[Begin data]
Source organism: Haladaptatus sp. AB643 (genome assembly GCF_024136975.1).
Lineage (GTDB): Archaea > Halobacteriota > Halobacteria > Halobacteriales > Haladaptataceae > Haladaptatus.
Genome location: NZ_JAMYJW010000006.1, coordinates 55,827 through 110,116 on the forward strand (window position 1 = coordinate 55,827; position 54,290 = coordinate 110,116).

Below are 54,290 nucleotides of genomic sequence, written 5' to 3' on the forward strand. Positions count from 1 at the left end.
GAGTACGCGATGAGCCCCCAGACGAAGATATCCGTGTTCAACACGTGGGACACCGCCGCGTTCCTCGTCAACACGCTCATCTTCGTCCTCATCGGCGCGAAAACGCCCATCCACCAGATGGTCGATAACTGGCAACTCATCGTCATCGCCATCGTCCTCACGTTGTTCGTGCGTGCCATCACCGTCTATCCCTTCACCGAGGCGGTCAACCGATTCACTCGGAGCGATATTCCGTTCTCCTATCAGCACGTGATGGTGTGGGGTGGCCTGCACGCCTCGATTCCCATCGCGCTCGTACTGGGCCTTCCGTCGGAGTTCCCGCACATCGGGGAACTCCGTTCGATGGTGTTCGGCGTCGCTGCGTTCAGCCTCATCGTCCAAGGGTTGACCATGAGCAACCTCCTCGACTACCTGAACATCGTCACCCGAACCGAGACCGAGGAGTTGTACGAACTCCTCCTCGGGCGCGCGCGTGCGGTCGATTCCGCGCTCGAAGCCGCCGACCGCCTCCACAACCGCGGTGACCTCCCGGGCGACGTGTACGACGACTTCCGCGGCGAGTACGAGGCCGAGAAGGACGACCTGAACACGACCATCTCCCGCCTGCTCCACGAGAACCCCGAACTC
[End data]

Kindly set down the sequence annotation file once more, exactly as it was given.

Source organism: Haladaptatus sp. AB643 (genome assembly GCF_024136975.1).
Lineage (GTDB): Archaea > Halobacteriota > Halobacteria > Halobacteriales > Haladaptataceae > Haladaptatus.
Genome location: NZ_JAMYJW010000006.1, coordinates 55,827 through 110,116 on the forward strand (window position 1 = coordinate 55,827; position 54,290 = coordinate 110,116).

Below are 54,290 nucleotides of genomic sequence, written 5' to 3' on the forward strand. Positions count from 1 at the left end.
GAGTACGCGATGAGCCCCCAGACGAAGATATCCGTGTTCAACACGTGGGACACCGCCGCGTTCCTCGTCAACACGCTCATCTTCGTCCTCATCGGCGCGAAAACGCCCATCCACCAGATGGTCGATAACTGGCAACTCATCGTCATCGCCATCGTCCTCACGTTGTTCGTGCGTGCCATCACCGTCTATCCCTTCACCGAGGCGGTCAACCGATTCACTCGGAGCGATATTCCGTTCTCCTATCAGCACGTGATGGTGTGGGGTGGCCTGCACGCCTCGATTCCCATCGCGCTCGTACTGGGCCTTCCGTCGGAGTTCCCGCACATCGGGGAACTCCGTTCGATGGTGTTCGGCGTCGCTGCGTTCAGCCTCATCGTCCAAGGGTTGACCATGAGCAACCTCCTCGACTACCTGAACATCGTCACCCGAACCGAGACCGAGGAGTTGTACGAACTCCTCCTCGGGCGCGCGCGTGCGGTCGATTCCGCGCTCGAAGCCGCCGACCGCCTCCACAACCGCGGTGACCTCCCGGGCGACGTGTACGACGACTTCCGCGGCGAGTACGAGGCCGAGAAGGACGACCTGAACACGACCATCTCCCGCCTGCTCCACGAGAACCCCGAACTC